Another document of significance for EU agriculture is the Agenda 2030 (UN 2015b), adopted by the United Nations (UN) General Assembly in September 2015, only months before the Paris Agreement. It contains 17 Sustainable Development Goals (SDGs) the global community seeks to achieve, including the end of poverty (SDG 1) and hunger (SDG 2), the insurance of sustainable consumption and production (SDG 12) and urgent action tackling climate change (SDG 13).
Regarding the pathway to the Paris goals, the UN (2015a: Art. 4) applies a bottom-up approach, requiring the Parties to prepare so-called Nationally Determined Contributions (NDCs), thereby choosing the amount of emissions reductions they are aiming for themselves (Wirth 2017: 197). The EU and its Member States have set themselves the target of achieving a reduction in GHG emissions of at least 40% in 2030 compared to the baseline year of 1990 (Latvian Presidency of the Council of the European Union 2015). This is consistent with the EU’s mitigation plans which had by then already been outlined in the Roadmap for Moving to a Competitive Low Carbon Economy: achieving emissions reductions of 20% by 2020, 40% by 2030 and 80–95% by 2050 (EC 2011).
On the EU level, these targets are supported by two main legislative mechanisms, namely the Emissions Trading System (ETS), directed at power stations and industrial plants high in energy consumption, and the Effort Sharing Decision (ESD), directed at the non-ETS sectors transport, buildings, agriculture , small-scale industry, and waste. The ESD contains national reduction targets which add up to an overall reduction of 10% by 2020 compared to 2005 (EC 2016b: 9–12). For the period from 2021 to 2030, the ESD will be replaced by the Effort Sharing Regulation (ESR), which sets the target of emissions reductions of 30% by 2030 compared to 2005 (EC 2016a). Importantly, however, neither the ESD nor the ESR contains specific targets for the sectors covered. Therefore, there are no precise requirements for the agricultural sector (Hart et al. 2017: 39, 51). This has allowed the EC to change from the proposition of an intermediate 2030 target for the agricultural sector of a 36–37% reduction compared to 1990 (EC 2011: 6) to the assumption that most of the necessary emissions cuts in the ESD/ESR sectors will be delivered by energy efficiency, making further policy incentives in the agricultural sector almost or completely superfluous (EC 2016b: 136 f.).
3 Business-as-Usual Approach
When it comes to the agricultural sector, the EU relies heavily on its Common Agricultural Policy (CAP) which it attests a “key role” (EC 2019) regarding the sector’s climate mitigation. The CAP has traditionally been the largest single expenditure in the EU’s spendings and – with a seven year-budget of 365 billion euros – will continue to do so in the upcoming period from 2021 to 2027. As it was launched in 1962 in post-war Europe, ensuring food security for EU-citizens was and still remains its main objective. Therefore, three-quarters of the money is being used to subsidize farmers according to the size of their land via so-called direct payments without requiring them to comply with any conditions (Heinemann/Weiss 2018; European Environment Agency 2016). Thus, while agricultural non-CO2 emissions have decreased by more than 20% since 1990, not even the EC attributes this directly to the CAP and rather vows to strive for higher environmental and climate goals in the future (EC 2019). However, it will stick to its business-as-usual practice in the sense that it is still taking into account direct non-CO2 emissions from agriculture only, continuously excluding GHG emissions from other parts of the food chain.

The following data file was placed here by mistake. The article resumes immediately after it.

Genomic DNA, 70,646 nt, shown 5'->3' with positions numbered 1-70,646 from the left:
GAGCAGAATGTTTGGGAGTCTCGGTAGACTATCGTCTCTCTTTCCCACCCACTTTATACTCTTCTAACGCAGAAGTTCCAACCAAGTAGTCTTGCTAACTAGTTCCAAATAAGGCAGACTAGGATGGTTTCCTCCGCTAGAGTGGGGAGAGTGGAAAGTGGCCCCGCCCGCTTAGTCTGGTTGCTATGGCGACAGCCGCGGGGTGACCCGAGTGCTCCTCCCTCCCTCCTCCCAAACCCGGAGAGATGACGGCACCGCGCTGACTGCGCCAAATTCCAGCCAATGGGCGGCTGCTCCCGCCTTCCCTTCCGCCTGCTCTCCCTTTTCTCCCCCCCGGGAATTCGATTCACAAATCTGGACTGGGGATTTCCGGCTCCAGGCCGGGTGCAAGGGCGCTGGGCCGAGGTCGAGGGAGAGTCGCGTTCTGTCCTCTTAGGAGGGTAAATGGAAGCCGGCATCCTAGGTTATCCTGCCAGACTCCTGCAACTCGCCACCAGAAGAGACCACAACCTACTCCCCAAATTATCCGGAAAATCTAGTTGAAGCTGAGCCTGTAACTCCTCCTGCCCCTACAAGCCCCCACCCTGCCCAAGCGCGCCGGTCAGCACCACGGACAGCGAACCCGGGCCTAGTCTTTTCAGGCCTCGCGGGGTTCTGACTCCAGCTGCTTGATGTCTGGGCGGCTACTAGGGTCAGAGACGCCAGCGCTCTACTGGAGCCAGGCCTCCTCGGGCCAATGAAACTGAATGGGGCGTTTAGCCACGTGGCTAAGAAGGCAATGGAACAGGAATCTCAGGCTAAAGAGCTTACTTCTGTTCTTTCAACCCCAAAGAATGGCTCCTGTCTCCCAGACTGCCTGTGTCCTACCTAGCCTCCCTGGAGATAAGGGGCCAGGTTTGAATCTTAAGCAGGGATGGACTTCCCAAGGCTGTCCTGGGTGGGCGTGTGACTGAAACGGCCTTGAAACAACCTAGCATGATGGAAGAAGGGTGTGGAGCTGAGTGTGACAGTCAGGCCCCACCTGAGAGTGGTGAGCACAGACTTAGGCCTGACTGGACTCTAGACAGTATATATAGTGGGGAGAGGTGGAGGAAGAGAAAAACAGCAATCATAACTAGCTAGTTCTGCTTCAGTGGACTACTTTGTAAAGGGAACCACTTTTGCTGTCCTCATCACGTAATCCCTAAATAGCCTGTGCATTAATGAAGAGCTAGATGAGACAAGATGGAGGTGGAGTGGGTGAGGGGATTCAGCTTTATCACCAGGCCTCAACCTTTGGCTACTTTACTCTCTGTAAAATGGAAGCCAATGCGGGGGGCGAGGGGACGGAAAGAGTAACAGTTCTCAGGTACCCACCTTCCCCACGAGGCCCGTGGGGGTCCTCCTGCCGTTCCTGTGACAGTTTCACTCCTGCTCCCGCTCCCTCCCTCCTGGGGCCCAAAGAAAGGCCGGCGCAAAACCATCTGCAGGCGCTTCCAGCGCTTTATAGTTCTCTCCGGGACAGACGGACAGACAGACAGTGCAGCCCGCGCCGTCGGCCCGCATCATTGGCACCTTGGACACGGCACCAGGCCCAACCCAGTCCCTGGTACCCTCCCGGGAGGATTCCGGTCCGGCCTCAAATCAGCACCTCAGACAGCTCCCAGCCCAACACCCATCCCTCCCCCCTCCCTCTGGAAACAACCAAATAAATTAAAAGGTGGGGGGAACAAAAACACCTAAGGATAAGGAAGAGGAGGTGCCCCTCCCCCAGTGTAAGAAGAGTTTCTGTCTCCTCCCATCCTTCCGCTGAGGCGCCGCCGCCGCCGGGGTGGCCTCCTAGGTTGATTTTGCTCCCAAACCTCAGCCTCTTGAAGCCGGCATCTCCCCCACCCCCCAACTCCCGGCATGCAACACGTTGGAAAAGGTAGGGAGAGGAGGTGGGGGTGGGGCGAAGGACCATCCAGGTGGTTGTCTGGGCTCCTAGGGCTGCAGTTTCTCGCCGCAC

Direct non-CO2 agricultural GHG emissions in the EU stem from three main sources, all of them being results of natural processes. The first of the three is enteric fermentation, a part of the digestive process in ruminant animals like cattle, sheep or goats. During this process, the greenhouse gas methane (CH4) develops, especially due to poorly digestible feed (cf. Gerber et al. 2013: 20). Methane from enteric fermentation accounts for around 45% of EU agricultural GHG emissions and is, therefore, the biggest direct source (cf. Eurostat 2018).
The second biggest direct source is managed soils, being accountable for around 38% of GHG emissions in EU agriculture (cf. Eurostat 2018). Managed, i.e. fertilized, land emits nitrous oxide (N2O) because of microbial nitrification and denitrification processes as well as other processes in soils. These emissions arise from all fertilizer types, be they synthetic, mineral-based or organic following a roundabout linear relationship between the amount of nitrogen applied and the amount of nitrous oxide emitted (cf. Muller et al. 2016: 22).
As the third biggest direct source, manure management is responsible for around 15% of EU agricultural GHG emissions (cf. Eurostat 2018), namely methane as well as nitrous oxide produced through the anaerobic decomposition of organic material (cf. Gerber et al. 2013: 20).
Regarding these direct sources of emissions, there is a limited repertoire of possible mitigation options coming into view , all of them consisting of technical adjustments rather than structural changes.